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deed dictates this leffon: but reafon alone is not fufficient in a matter of fuch importance; and the appetite mentioned is a motive more powerful than reafon, to be active in gaining efteem and affection. This appetite, at the fame time, is finely adjusted to the moral branch of our constitution, by promoting all the moral virtues; for what means are there to attract love and efteem, fo effectual as a virtuous courfe of life? if a man be just and beneficent, if he be temperate, modeft, and prudent, he will infallibly gain the esteem and love of all who know him.
The communication of paffion to related objects, is an illuftrious inftance of the care of Providence, to extend focial connections as far as the limited nature of man can admit. This communication is fo far hurtful, as to fpread the malevolent paffions beyond their natural bounds: but let it be remarked, that this unhappy effect regards favages only, who give way to malevolent paffions; for under the discipline of fociety, these paffions being fubdued, are in a good meafure eradicated; and in their place fucceed the kindly affections, which, meeting with all encouragement, take poffeffion of the mind, and govern our whole actions. In this condition, the progrefs of paffion along related objects, by spreading the kindly affections through a multitude of individuals, hath a glorious effect.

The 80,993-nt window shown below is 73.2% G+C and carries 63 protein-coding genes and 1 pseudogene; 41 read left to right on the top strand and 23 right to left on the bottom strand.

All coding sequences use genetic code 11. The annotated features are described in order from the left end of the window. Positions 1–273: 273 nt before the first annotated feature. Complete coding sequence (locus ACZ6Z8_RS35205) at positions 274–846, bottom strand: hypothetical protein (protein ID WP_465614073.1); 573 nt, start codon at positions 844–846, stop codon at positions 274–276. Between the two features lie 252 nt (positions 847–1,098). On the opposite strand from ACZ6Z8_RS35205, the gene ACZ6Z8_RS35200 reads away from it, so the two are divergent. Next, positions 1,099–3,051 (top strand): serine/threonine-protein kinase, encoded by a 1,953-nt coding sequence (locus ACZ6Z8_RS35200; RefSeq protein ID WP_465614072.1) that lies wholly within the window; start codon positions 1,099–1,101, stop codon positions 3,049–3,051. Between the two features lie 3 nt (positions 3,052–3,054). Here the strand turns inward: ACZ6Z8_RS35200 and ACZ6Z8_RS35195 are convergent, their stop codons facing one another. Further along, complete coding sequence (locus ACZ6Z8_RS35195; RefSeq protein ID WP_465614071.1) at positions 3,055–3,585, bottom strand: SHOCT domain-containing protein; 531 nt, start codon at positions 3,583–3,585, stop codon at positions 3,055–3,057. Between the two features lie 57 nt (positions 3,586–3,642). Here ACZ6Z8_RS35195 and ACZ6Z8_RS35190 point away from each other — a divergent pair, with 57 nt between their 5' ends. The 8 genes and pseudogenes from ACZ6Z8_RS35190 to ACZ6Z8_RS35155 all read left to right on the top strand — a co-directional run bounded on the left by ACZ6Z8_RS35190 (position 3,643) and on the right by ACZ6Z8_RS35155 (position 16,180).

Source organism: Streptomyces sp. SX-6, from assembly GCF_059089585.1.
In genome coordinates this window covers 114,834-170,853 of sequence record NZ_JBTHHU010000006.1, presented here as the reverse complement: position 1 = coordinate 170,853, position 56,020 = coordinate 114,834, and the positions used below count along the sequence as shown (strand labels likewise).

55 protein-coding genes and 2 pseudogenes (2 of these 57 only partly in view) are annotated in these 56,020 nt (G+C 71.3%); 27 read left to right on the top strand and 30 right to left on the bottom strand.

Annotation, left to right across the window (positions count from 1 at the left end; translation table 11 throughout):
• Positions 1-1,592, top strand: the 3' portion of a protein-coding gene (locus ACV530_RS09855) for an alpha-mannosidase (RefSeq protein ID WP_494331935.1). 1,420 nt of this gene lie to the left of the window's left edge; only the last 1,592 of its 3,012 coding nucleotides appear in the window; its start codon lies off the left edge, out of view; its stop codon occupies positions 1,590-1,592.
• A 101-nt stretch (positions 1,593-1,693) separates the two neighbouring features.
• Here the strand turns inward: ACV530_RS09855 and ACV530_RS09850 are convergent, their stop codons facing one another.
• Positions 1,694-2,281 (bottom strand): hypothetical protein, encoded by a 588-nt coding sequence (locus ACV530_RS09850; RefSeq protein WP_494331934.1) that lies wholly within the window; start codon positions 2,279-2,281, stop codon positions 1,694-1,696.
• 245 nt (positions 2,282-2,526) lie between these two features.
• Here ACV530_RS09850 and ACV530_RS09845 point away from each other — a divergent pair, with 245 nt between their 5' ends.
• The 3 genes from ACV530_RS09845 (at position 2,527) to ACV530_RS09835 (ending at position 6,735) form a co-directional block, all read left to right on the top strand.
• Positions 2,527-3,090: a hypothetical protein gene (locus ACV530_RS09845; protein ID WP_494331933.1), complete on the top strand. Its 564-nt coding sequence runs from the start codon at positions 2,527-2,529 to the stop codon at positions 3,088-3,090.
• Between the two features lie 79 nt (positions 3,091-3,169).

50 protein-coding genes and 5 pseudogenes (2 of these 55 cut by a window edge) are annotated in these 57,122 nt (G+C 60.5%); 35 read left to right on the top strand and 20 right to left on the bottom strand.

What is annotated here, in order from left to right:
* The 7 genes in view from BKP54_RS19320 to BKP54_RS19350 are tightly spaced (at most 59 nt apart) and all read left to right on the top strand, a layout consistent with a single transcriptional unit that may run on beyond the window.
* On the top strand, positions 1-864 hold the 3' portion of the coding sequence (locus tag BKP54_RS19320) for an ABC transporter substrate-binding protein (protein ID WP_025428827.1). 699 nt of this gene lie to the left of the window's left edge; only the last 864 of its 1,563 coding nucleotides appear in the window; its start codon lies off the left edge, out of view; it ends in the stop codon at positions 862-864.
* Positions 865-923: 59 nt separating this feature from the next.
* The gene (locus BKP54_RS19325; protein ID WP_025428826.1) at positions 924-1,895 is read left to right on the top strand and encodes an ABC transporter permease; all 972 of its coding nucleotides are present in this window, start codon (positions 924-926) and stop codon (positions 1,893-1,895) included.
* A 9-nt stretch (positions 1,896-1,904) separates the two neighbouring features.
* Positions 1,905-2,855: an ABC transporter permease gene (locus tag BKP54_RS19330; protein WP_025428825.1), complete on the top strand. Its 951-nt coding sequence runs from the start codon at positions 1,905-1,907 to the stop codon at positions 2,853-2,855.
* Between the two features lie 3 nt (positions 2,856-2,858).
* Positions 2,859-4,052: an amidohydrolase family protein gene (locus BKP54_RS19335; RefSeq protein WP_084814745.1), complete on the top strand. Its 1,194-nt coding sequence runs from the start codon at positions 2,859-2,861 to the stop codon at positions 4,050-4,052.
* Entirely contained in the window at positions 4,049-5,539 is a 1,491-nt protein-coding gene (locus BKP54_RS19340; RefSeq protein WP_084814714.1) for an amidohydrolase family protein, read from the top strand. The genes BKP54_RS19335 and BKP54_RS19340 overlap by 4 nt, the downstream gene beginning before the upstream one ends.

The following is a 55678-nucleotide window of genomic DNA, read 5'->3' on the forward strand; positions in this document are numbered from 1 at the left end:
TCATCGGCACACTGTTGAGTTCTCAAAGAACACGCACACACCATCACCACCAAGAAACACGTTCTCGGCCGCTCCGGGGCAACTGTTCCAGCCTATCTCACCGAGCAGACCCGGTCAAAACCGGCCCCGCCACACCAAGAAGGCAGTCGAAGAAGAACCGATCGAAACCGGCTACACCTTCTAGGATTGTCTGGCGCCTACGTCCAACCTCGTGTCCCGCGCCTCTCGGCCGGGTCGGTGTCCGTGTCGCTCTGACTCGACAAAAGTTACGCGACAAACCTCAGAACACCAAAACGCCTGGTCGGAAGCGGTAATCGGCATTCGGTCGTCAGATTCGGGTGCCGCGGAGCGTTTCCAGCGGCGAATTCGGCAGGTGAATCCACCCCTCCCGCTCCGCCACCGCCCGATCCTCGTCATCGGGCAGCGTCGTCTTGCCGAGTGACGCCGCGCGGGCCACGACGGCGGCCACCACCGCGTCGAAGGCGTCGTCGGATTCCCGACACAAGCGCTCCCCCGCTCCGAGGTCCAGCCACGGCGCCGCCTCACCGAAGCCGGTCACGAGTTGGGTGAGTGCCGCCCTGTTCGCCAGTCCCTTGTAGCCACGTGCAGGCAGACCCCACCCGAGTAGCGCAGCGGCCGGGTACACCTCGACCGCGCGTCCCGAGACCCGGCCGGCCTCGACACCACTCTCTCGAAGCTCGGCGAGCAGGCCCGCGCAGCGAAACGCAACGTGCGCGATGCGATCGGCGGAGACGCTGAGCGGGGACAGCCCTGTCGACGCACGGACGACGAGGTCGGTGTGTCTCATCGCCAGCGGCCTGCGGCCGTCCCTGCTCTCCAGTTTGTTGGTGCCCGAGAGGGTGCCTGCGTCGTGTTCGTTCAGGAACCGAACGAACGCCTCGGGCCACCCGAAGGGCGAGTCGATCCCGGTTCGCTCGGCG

Nothing can be more entertaining to a rational mind, than the economy of the human paffions,
of which I have attempted to give some faint notion. It must however be acknowledged, that our paffions, when they happen to fwell beyond proper limits, take on a lefs regular appearance : reafon may proclaim our duty, but the Will, influenced by paffion, makes gratification always welcome. Hence the power of paffion, which, when in excefs, cannot be refifted but by the utmoft fortitude of mind: it is bent upon gratification; and where proper objects are wanting, it clings to any object at hand without diftinction. Thus joy infpired by a fortunate event, is diffufed upon every perfon around by acts of benevolence; and refentment for an atrocious injury done by one out of reach, feizes the first object that occurs to vent itself upon. Those who believe in prophecies, even wifh the accomplishment; and a weak mind is difpofed voluntarily to fulfil a prophecy, in order to gratify its wifh. Shakespear, whom no particle of human nature hath escaped, however remote from common obfervation, defcribes this weakness:
K. Henry. Doth any name particular belong Unto that lodging where I first did swoon? Warwick. Tis call'd Jerufalem, my Noble Lord. K. Henry. Laud be to God! ev'n there my life must end.
It hath been prophefy'd to me many years,
But bear me to that chamber, there I'll lie:
Second part, Henry IV. at 4. fc. laft.